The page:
Koninklijke Musea voor Kunst en Geschiedenis (KMKG), BE

The KMKG foundation is a scientific research institute that functions under the Federal Belgian Science Policy. It has governmental responsibility over a number of museums with the task to define their overall philosophy and fundamental mission, namely: the preservation and management of the collections by further developing the central collection database, the improvement of the digital object descriptions by using standards, the service to public researchers by providing digital  information on the collections, a close co-operation between several scientific institutions on a national and international level by exchanging digital data.

The eventful history of the Museum begins formally in 1835, with the foundation of the "Museé d'Armes Anciennes, d'Armures d'Objets d'Art et de Numismatique", but the heart of the collection had been put together much earlier. The most remarkable objects had been kept in the Royal Arsenal - in particular, diplomatic gifts presented to the Dukes of Burgundy and the Habsburgs, curiosities and mementoes, including the so-called cradle of the Emperor Charles, or the mantle of Montezuma and the horse of Infanta Isabella. Upon its foundation in 1835, the Museum was installed in the Porte de Hal/ Hallepoort, but it became soon apparent that the space was inadequate. The construction of two pavilions in the Cinquantenaire Park made it possible in 1889 to move part of the collections, which were set up in the north wing of the Cinquantenaire. The move contributed to the achievement of Leopold II's conception of the Cinquantenaire Park, as a place of recreation, together with a cultural centre.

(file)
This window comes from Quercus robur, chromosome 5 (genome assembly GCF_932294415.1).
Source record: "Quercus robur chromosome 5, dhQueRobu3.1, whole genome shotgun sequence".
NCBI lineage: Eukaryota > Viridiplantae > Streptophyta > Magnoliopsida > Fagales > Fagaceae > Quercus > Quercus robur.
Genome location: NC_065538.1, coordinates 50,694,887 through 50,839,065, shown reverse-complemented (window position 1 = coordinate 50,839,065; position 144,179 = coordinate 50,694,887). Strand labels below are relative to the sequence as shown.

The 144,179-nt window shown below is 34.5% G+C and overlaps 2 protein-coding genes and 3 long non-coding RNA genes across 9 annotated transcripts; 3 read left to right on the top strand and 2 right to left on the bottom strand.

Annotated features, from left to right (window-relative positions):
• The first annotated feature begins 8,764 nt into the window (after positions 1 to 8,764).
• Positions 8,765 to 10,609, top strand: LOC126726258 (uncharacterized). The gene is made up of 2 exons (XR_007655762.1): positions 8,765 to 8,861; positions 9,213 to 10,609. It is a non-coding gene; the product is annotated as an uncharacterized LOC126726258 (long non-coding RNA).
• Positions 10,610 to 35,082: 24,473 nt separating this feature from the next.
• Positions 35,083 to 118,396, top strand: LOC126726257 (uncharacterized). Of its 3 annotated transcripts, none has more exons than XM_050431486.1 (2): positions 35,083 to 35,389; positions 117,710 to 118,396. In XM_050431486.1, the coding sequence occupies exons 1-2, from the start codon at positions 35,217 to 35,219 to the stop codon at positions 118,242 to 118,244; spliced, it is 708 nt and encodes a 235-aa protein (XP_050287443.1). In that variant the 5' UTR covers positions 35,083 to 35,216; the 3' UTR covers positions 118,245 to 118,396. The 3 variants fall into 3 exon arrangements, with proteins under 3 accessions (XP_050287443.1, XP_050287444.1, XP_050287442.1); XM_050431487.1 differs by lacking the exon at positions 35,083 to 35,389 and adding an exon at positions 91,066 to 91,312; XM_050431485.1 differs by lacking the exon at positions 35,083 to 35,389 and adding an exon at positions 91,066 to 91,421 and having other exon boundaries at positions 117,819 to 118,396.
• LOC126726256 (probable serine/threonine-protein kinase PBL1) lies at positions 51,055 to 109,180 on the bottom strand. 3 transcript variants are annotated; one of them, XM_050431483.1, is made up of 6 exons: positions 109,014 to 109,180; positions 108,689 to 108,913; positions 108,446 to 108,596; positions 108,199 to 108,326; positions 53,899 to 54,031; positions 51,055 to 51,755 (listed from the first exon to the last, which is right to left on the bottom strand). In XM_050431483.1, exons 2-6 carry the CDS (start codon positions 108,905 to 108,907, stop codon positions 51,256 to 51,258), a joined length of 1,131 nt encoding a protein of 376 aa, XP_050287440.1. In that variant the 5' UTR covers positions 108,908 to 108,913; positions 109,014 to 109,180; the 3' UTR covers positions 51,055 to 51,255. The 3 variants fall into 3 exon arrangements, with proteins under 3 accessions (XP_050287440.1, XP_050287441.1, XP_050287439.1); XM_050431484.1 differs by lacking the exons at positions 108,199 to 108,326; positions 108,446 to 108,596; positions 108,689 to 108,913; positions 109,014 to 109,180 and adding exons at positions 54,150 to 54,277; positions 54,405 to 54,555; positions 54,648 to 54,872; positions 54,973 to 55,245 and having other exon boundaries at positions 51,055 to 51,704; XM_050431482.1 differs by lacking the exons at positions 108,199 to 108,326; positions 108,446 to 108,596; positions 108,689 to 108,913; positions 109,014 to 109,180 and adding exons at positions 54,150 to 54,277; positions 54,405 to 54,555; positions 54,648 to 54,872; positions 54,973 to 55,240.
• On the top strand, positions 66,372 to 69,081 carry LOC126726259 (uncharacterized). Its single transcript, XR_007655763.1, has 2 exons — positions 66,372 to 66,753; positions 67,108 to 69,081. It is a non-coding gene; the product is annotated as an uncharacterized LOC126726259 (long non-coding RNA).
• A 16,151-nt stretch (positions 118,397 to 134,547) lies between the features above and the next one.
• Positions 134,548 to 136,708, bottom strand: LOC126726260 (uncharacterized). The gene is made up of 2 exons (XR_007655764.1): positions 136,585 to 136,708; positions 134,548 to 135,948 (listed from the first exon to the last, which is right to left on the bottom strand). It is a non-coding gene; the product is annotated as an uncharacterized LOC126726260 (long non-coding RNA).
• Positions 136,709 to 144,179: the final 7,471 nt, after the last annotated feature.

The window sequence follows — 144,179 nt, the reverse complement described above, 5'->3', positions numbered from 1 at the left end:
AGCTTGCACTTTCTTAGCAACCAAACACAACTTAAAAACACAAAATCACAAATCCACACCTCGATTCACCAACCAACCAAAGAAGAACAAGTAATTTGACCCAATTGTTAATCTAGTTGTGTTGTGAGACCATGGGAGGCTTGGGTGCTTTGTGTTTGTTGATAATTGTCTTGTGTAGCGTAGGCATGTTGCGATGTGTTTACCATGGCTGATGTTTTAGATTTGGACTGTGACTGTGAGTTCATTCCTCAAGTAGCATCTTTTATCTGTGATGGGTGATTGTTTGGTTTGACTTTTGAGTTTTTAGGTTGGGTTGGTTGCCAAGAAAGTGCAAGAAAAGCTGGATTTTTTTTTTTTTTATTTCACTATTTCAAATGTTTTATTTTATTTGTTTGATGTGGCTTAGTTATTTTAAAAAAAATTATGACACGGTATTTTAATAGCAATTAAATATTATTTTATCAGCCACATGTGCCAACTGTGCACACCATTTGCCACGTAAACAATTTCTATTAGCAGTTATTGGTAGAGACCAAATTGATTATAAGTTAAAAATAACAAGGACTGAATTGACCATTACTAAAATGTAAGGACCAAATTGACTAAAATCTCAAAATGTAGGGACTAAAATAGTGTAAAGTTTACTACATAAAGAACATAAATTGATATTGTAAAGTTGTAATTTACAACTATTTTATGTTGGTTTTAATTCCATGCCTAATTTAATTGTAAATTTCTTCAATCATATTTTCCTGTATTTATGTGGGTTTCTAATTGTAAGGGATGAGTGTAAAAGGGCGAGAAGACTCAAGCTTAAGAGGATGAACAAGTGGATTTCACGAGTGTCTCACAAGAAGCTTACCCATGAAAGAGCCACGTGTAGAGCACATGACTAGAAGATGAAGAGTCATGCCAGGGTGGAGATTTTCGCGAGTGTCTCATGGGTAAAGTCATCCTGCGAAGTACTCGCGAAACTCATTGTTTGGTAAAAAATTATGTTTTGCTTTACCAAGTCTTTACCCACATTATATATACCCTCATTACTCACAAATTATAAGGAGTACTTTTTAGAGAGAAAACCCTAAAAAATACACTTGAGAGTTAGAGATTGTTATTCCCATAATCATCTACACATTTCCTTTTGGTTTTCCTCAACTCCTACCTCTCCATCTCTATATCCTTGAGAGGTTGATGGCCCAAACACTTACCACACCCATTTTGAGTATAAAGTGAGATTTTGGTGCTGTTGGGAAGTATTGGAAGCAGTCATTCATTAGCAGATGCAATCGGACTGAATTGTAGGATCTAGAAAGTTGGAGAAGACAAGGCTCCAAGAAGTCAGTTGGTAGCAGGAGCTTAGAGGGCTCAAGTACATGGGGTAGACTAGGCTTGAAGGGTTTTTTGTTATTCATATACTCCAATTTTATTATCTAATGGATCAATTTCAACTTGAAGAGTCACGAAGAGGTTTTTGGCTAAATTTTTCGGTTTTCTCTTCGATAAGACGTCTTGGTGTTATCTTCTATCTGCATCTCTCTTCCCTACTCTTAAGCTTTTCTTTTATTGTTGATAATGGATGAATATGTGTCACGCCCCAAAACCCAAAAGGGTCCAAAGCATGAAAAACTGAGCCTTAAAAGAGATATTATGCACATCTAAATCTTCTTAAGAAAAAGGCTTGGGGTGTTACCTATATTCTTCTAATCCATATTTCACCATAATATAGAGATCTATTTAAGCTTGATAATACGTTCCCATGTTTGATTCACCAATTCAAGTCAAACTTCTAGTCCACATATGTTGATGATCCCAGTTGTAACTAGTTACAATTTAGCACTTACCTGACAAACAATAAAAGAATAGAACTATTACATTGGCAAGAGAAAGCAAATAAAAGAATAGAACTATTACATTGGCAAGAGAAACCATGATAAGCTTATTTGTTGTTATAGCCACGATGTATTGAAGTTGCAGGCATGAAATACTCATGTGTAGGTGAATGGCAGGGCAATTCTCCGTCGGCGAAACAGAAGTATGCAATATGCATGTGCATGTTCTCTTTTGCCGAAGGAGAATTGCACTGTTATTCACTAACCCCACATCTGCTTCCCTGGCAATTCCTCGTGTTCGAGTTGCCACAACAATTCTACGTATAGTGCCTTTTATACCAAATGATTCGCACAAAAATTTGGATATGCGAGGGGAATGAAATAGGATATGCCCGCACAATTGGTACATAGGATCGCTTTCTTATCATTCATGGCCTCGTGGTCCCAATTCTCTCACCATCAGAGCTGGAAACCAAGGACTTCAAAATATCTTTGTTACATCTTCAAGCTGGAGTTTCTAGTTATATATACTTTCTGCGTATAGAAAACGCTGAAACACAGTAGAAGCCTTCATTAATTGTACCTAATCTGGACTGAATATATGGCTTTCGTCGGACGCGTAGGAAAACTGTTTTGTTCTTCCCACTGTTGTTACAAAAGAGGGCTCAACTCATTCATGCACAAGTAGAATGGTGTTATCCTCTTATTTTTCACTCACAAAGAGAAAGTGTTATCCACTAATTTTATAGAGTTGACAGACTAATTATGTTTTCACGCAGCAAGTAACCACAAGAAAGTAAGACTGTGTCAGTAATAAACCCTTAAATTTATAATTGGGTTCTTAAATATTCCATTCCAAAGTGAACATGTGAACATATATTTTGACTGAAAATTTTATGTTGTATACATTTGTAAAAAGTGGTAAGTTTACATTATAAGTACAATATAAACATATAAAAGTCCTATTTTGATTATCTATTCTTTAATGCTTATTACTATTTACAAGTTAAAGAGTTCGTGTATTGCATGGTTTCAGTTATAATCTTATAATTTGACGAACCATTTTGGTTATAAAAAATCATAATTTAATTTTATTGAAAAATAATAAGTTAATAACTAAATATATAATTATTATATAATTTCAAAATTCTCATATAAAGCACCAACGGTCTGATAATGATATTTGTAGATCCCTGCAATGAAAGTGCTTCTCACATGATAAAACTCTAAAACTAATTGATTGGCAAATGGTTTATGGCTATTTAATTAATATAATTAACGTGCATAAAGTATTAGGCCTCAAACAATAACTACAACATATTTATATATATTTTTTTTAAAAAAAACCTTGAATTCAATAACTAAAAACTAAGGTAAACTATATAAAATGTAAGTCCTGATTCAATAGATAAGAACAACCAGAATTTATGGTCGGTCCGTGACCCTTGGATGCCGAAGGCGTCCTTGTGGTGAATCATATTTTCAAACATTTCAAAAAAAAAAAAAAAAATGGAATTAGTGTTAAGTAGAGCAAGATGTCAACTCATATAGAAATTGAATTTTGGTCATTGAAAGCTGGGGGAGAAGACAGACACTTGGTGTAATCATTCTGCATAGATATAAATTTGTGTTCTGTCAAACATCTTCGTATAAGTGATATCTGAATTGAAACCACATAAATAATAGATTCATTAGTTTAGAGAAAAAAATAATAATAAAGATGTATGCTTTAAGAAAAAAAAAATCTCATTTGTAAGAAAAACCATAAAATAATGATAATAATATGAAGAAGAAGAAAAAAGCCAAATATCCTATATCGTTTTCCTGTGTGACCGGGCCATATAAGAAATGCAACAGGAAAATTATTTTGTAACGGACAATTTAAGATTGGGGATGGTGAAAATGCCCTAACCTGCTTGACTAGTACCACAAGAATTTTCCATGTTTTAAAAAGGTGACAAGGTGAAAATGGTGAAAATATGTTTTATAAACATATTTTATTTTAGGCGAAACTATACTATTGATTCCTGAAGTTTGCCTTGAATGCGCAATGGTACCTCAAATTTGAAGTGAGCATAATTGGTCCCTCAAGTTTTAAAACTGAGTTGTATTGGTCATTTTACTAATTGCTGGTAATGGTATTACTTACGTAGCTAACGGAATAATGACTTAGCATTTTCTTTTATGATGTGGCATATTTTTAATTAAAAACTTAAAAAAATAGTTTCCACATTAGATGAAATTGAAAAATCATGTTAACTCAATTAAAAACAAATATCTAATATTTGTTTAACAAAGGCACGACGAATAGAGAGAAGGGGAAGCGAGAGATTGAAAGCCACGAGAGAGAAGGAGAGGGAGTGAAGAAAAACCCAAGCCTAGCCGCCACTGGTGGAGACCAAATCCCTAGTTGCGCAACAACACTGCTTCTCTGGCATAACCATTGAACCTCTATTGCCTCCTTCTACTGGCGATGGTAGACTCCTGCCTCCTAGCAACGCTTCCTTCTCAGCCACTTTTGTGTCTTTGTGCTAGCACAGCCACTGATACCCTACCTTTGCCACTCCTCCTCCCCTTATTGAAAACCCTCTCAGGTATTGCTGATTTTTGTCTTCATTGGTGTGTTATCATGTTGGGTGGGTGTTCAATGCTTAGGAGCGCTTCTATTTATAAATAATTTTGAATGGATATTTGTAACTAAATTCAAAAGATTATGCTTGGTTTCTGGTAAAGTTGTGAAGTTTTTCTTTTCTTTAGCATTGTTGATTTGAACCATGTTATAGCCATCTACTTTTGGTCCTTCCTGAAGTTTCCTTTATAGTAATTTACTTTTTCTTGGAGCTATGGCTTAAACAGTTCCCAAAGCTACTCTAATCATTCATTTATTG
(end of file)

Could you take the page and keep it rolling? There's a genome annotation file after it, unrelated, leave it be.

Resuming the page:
Over the years, the Museum's collections have grown steadily, thanks to important donations, sometimes of significant private collections, by generous patrons. This heritage has also been supplemented by finds from excavations in Belgium and abroad.

Though the wealth of the collections is famous throughout the scientific world and attested to by numerous publications, the Museum still needs to be much better known amongst the general public. This is why the museum is eager to develop a popular-scientific approach to the collections, which are open to everyone wishing to engage in the fascinating dialogue with archaeology and art history. For this reason regularly a number of exhibition rooms are now being adapted or re-organised.

The Cinquantenaire Museum is part of the Royal Museums for Art and History, together with the Porte de Hal/ Hallepoort, the Japanese Pagoda - the Chinese Pavilion - the Museum for Japanese Art and the Museum of Instruments. Entering the stately building, one begins a journey through time and space, a journey through the history of civilisations and mankind. The collections on display here bear witness to virtually all the artistic disciplines of the five continents. They are divided into four large ensembles: Antiquity, National Archaeology, the Non-European civilisations and European Arts and crafts. In total some 650 thousand objects are spread over 60 thousand square metres of exhibition galleries and in the reserves.

Role in the Partage Plus project: KMKG is the leader of Work Package 1 (Digitisation) and is digitising content.